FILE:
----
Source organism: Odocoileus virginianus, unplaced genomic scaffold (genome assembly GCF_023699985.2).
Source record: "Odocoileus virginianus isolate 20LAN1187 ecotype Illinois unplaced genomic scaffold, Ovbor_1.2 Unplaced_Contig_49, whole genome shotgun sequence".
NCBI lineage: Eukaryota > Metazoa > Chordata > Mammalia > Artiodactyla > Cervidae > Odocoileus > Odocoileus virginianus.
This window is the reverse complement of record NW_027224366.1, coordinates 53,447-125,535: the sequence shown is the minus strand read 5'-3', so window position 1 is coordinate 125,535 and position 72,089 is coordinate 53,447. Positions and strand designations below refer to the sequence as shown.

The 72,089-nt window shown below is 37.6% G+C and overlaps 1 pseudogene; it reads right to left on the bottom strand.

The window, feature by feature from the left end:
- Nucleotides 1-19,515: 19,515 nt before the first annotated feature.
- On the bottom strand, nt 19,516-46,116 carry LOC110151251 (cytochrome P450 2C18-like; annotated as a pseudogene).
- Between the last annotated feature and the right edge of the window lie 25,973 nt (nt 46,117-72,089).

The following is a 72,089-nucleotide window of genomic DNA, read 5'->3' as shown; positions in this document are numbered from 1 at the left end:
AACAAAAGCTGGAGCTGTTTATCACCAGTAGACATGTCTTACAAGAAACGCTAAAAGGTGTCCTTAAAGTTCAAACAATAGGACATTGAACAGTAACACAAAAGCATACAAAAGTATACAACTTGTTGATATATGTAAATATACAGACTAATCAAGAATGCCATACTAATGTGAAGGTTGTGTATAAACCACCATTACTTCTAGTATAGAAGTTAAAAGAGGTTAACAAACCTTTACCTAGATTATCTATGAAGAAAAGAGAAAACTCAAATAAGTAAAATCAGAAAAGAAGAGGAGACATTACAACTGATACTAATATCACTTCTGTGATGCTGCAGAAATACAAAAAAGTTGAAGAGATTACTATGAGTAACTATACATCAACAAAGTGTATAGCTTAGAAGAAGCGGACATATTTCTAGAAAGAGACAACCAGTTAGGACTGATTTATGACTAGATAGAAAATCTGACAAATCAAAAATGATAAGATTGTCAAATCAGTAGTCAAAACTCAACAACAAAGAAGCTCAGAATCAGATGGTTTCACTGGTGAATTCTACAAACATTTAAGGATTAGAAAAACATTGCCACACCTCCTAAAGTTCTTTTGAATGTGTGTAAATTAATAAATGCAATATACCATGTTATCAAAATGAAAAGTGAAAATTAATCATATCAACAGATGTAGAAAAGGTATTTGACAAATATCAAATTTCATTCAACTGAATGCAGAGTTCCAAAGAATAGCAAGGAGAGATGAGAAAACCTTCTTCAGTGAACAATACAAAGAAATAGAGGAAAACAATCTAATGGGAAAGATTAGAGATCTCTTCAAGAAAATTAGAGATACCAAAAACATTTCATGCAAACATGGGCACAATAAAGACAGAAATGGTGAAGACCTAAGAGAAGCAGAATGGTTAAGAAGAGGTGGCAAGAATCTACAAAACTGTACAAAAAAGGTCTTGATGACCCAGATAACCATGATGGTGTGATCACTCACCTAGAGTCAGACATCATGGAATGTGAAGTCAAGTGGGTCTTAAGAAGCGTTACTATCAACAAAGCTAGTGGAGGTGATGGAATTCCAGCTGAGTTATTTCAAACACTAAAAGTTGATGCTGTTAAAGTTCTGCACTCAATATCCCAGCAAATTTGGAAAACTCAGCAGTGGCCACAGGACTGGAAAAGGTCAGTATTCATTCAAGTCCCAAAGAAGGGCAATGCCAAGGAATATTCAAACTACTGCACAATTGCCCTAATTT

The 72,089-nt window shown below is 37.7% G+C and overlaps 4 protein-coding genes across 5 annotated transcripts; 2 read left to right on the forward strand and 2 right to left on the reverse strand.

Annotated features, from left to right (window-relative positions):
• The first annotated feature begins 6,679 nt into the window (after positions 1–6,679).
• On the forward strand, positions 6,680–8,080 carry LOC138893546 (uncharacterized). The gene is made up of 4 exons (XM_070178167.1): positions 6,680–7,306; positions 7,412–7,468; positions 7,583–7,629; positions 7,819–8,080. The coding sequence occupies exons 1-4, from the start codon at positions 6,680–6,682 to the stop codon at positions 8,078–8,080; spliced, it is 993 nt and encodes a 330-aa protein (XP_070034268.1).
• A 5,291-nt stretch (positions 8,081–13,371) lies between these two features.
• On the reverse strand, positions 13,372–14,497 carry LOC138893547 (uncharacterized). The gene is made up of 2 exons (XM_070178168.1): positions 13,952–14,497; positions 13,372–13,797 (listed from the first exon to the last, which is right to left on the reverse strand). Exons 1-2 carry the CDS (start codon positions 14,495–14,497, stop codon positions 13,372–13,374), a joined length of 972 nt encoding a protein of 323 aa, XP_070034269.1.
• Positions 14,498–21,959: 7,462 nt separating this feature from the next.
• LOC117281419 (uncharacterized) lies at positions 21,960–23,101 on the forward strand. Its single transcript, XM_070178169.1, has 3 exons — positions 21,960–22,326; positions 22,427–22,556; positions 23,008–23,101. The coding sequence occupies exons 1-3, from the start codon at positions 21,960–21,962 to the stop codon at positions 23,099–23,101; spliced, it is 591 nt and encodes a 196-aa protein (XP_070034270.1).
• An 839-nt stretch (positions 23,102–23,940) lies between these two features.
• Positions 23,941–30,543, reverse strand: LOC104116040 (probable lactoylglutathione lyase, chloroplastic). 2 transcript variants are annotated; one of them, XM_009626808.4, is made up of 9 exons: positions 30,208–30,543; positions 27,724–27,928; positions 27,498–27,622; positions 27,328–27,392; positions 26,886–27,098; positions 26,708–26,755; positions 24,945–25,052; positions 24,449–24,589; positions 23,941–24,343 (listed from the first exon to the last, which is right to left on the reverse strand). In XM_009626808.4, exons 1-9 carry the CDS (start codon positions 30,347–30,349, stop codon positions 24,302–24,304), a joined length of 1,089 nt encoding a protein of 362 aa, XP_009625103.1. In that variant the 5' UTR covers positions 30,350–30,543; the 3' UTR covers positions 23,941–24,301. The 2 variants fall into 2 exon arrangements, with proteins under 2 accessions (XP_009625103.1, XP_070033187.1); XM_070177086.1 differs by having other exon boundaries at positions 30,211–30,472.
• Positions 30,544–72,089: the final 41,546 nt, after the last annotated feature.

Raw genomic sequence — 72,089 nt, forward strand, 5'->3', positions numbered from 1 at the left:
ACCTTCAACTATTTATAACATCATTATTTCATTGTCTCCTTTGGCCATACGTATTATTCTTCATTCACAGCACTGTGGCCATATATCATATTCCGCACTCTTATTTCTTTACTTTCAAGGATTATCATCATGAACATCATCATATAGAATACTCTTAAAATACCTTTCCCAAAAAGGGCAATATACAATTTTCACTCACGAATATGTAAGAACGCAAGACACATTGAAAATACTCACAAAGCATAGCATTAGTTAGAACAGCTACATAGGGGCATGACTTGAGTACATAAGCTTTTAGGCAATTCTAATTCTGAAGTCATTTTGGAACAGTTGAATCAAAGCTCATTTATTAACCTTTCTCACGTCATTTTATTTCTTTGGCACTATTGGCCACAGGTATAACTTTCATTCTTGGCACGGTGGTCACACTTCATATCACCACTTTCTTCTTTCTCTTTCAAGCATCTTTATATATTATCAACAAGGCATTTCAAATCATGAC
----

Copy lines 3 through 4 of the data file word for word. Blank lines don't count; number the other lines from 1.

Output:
NCBI lineage: Eukaryota > Metazoa > Chordata > Mammalia > Artiodactyla > Cervidae > Odocoileus > Odocoileus virginianus.
This window is the reverse complement of record NW_027224366.1, coordinates 53,447-125,535: the sequence shown is the minus strand read 5'-3', so window position 1 is coordinate 125,535 and position 72,089 is coordinate 53,447. Positions and strand designations below refer to the sequence as shown.